County supervisors to consider $38.5 billion budget plan

Los Angeles County Seal.

Los Angeles County Chief Executive Officer Fesia Davenport is scheduled to present a $38.5 billion recommended budget to the L.A. County Board of Supervisors Tuesday. 

In a press briefing Monday, the CEO said county departments had submitted nearly $2.5 billion in unmet needs requests for the 2022-23 fiscal year. Of those requests, $564 million was recommended for funding, $603 million was deferred for later consideration and nearly $1.3 billion remains unfunded. Davenport’s spending blueprint is, she said, the first step in the annual budget process. It builds on lessons that the county learned during the past two years and makes full use of federal and state funds to jumpstart the county’s recovery. 

“This budget brings to life the policy vision established by the Board of Supervisors and sets a course for the county to strengthen the programs and services we provide to millions of residents each and every day,” Davenport said. “That means continuing to respond vigilantly to an evolving pandemic, while also ramping up to launch new departments focused on key populations and driving major changes in how we deliver services. It’s a dynamic time for Los Angeles County, and this recommended spending plan is intended to reflect that.” 

One focus of the $38.5 billion budget, Davenport said, is bringing four new county departments online. Those include the Justice, Care and Opportunities Department, the Youth Development Department, the Aging and Disabilities Department, and the Department of Economic Opportunity. 

“Each new department reflects the board’s vision to strengthen the county’s organizational structure by consolidating work and efforts currently scattered across multiple entities in the county,” she said. “We want more efficient and more effective services leading to better outcomes.” 

The Justice, Care and Opportunities Department, Davenport said, will eventually become the home of many county programs and services designed to prevent people’s involvement with law enforcement, justice and carceral systems. The Youth Development Department will house programs and provide services and interventions designed to keep them out of the juvenile justice, justice and carceral systems. 

The Aging and Disabilities Department, Davenport continued, will address the rapidly aging and growing population, consolidating programs and services to go under one roof. And the Department of Economic Opportunity will focus on strengthening the economic sector in the county by attracting more jobs to the area, while also focusing on developing and preparing county residents for employment.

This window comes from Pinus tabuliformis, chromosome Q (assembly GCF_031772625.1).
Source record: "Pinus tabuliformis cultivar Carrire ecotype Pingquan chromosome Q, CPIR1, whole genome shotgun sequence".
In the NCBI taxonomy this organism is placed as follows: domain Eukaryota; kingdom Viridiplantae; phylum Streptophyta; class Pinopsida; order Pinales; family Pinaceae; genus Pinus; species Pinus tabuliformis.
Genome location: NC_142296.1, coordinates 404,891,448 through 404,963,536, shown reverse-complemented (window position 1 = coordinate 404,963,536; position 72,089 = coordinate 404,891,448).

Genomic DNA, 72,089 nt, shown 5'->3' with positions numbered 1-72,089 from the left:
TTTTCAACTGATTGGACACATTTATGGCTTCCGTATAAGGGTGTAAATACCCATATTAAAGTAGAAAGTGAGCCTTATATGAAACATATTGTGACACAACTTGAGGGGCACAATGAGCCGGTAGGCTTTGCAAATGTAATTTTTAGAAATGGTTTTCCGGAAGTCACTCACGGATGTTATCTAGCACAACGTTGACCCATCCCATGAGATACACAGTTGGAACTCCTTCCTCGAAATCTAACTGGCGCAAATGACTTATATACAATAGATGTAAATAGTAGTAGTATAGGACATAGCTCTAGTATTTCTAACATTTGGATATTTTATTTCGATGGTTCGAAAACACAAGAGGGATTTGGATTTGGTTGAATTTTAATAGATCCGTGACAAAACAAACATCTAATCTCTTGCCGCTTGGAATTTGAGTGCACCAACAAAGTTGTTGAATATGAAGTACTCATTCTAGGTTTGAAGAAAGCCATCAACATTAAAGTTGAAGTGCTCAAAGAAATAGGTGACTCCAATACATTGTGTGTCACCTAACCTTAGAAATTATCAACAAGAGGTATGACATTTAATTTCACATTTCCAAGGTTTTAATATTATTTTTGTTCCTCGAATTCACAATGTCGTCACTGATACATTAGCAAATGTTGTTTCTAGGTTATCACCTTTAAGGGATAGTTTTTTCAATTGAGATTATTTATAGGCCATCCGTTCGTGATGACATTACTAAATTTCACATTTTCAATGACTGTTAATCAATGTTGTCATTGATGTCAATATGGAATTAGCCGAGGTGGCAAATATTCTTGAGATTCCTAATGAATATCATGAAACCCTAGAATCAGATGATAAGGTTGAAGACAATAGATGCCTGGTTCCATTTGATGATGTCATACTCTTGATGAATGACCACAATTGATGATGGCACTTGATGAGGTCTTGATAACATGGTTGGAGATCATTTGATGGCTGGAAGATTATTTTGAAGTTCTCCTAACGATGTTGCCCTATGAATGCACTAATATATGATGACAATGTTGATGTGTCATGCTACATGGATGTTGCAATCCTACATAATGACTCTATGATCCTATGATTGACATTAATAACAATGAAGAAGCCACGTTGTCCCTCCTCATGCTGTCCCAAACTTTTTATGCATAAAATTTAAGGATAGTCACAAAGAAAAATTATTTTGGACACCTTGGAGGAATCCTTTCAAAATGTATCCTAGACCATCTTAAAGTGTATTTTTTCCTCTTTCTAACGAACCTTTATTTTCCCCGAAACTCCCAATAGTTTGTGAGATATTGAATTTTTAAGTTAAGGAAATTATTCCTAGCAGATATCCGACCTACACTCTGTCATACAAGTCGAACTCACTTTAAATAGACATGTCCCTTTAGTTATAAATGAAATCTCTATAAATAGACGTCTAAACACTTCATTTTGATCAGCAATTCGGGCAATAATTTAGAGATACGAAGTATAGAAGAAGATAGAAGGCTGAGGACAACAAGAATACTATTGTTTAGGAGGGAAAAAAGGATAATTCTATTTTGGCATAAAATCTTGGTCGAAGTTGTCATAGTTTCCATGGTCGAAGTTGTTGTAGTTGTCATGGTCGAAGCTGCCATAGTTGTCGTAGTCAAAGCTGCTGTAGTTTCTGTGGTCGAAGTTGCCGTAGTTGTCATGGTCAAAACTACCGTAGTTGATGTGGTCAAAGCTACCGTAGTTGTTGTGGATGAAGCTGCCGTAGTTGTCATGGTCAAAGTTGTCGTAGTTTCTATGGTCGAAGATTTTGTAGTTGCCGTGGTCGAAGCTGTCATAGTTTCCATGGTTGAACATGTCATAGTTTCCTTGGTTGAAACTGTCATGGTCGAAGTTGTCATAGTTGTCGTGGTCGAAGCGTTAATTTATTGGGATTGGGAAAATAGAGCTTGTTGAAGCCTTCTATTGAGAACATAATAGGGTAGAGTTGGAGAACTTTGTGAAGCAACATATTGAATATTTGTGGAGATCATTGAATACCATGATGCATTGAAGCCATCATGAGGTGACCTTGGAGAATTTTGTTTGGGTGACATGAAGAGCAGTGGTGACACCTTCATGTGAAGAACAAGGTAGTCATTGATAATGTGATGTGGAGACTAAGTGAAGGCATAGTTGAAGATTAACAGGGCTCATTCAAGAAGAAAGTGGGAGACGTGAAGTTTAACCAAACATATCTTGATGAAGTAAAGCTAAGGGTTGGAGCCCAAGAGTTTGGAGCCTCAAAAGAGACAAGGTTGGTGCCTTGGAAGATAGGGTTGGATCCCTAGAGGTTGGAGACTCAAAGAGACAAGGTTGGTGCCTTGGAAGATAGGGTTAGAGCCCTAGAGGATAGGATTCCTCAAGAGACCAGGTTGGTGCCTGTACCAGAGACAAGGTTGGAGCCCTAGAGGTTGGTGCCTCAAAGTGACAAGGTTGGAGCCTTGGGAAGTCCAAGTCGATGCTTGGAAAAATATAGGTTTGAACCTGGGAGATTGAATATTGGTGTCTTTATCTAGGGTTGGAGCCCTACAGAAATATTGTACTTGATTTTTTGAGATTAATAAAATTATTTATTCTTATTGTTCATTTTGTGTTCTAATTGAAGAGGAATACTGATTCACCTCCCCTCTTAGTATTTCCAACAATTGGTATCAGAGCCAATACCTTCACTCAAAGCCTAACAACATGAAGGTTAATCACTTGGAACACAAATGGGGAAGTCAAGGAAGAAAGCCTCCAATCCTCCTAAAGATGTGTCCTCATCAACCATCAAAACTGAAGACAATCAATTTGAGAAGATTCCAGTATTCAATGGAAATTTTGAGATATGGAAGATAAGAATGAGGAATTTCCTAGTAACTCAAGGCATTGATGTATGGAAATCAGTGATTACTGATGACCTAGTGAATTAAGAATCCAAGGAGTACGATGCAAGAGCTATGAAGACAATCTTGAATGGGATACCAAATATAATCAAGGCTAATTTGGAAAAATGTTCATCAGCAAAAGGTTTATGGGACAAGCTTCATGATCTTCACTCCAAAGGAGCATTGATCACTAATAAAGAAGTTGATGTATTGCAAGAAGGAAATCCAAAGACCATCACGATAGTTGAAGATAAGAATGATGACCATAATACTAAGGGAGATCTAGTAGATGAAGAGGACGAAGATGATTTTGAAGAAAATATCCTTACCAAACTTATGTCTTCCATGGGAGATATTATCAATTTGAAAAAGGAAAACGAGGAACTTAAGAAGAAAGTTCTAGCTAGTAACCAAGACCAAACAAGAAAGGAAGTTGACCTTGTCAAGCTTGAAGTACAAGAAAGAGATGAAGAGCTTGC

Another key recommendation, according to a county release, includes prioritizing the county’s fight against homelessness through the mobilization of mental health resources and provision of more housing alternatives to move people off the street. This will be facilitated by $493.3 million in Measure H monies plus Mental Health Services Act funding. 

Davenport will also recommend fortifying the county’s system of hospitals and health centers by budgeting 116 new public health positions, 196 new critical care unit nurses and 41 new positions in support of mobile “street medicine” clinics, among other significant commitments. 

Protecting and empowering youth is another recommendation, which would occur through a series of investments, including $22.8 million to meet increased demand for full-time child care for CalWORKs families, $15.7 million for the Youth@Work jobs program and $14.1 million for Department of Children and Family Services medical hub services. 

The board will also consider continuing its commitment to closing Men’s Central Jail while also protecting the rights of those who remain in custody, with a suggested $15.3 million allocation to support compliance with the federal consent decree governing conditions in the jail. 

And the board will decide on whether to set aside $12.3 million to expand Sheriff’s Academy classes and train a new generation of sheriff’s deputies — part of a balanced approach to public safety that also includes preparations to launch a new 988 Alternative Crisis Response system that relies on mental health professionals rather than law enforcement, according to the county release. 

According to the release, the recommended county budget reflects a decrease of $807 million from the 2021-22 final adopted budget, but it’s likely to grow in upcoming budget phases to reflect anticipated one-time federal and state funding. The current total represents an increase of more than $2.3 billion over last year’s recommended budget. 

The recommended budget is the first step in the county’s months-long budget cycle, Davenport said, which will next move to public hearings in May. Budget deliberations will take place in June. 

The process concludes with adoption of the supplemental budget in October. 

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